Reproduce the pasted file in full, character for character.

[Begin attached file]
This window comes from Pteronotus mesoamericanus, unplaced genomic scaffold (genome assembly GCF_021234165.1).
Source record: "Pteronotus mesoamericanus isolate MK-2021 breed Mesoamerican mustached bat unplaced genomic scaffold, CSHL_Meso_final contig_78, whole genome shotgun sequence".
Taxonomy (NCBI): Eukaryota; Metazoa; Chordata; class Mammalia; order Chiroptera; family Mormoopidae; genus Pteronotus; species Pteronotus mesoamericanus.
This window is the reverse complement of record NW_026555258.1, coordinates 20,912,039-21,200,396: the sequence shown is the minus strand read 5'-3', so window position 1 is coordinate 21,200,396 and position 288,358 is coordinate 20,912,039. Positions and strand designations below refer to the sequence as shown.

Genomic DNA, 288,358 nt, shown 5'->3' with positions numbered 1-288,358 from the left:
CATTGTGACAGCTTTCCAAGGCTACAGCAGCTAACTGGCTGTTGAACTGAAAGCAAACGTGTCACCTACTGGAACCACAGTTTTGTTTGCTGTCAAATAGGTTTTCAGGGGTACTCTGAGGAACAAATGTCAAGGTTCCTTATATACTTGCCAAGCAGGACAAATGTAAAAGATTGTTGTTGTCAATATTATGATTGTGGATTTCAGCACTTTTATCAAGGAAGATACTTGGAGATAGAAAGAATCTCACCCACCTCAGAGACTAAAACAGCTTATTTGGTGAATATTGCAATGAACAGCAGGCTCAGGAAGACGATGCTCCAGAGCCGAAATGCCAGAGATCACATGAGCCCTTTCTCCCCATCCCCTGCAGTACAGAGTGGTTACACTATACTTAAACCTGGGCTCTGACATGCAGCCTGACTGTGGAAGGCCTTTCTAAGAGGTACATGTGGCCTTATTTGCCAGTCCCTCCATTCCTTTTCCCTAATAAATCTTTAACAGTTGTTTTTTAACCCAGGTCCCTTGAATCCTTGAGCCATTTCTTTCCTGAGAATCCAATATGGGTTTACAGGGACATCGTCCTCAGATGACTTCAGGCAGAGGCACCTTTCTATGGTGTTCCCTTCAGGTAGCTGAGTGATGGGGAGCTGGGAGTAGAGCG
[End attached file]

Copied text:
This window comes from Pteronotus mesoamericanus, unplaced genomic scaffold (genome assembly GCF_021234165.1).
Source record: "Pteronotus mesoamericanus isolate MK-2021 breed Mesoamerican mustached bat unplaced genomic scaffold, CSHL_Meso_final contig_78, whole genome shotgun sequence".
Taxonomy (NCBI): Eukaryota; Metazoa; Chordata; class Mammalia; order Chiroptera; family Mormoopidae; genus Pteronotus; species Pteronotus mesoamericanus.
This window is the reverse complement of record NW_026555258.1, coordinates 20,912,039-21,200,396: the sequence shown is the minus strand read 5'-3', so window position 1 is coordinate 21,200,396 and position 288,358 is coordinate 20,912,039. Positions and strand designations below refer to the sequence as shown.

Genomic DNA, 288,358 nt, shown 5'->3' with positions numbered 1-288,358 from the left:
CATTGTGACAGCTTTCCAAGGCTACAGCAGCTAACTGGCTGTTGAACTGAAAGCAAACGTGTCACCTACTGGAACCACAGTTTTGTTTGCTGTCAAATAGGTTTTCAGGGGTACTCTGAGGAACAAATGTCAAGGTTCCTTATATACTTGCCAAGCAGGACAAATGTAAAAGATTGTTGTTGTCAATATTATGATTGTGGATTTCAGCACTTTTATCAAGGAAGATACTTGGAGATAGAAAGAATCTCACCCACCTCAGAGACTAAAACAGCTTATTTGGTGAATATTGCAATGAACAGCAGGCTCAGGAAGACGATGCTCCAGAGCCGAAATGCCAGAGATCACATGAGCCCTTTCTCCCCATCCCCTGCAGTACAGAGTGGTTACACTATACTTAAACCTGGGCTCTGACATGCAGCCTGACTGTGGAAGGCCTTTCTAAGAGGTACATGTGGCCTTATTTGCCAGTCCCTCCATTCCTTTTCCCTAATAAATCTTTAACAGTTGTTTTTTAACCCAGGTCCCTTGAATCCTTGAGCCATTTCTTTCCTGAGAATCCAATATGGGTTTACAGGGACATCGTCCTCAGATGACTTCAGGCAGAGGCACCTTTCTATGGTGTTCCCTTCAGGTAGCTGAGTGATGGGGAGCTGGGAGTAGAGCG